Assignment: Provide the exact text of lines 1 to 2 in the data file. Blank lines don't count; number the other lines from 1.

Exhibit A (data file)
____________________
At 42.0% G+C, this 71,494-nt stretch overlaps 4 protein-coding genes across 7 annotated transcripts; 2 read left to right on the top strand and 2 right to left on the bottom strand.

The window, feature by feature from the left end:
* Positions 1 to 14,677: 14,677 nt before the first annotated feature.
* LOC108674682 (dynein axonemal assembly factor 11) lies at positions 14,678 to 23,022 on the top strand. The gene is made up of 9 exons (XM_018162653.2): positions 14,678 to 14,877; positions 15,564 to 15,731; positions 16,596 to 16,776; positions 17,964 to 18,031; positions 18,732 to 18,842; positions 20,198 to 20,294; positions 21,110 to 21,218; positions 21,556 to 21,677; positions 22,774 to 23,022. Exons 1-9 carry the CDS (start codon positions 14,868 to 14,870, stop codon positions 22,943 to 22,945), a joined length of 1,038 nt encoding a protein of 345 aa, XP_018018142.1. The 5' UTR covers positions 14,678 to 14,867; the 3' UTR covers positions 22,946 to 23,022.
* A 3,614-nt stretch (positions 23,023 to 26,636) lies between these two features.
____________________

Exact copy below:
At 42.0% G+C, this 71,494-nt stretch overlaps 4 protein-coding genes across 7 annotated transcripts; 2 read left to right on the top strand and 2 right to left on the bottom strand.

The window, feature by feature from the left end: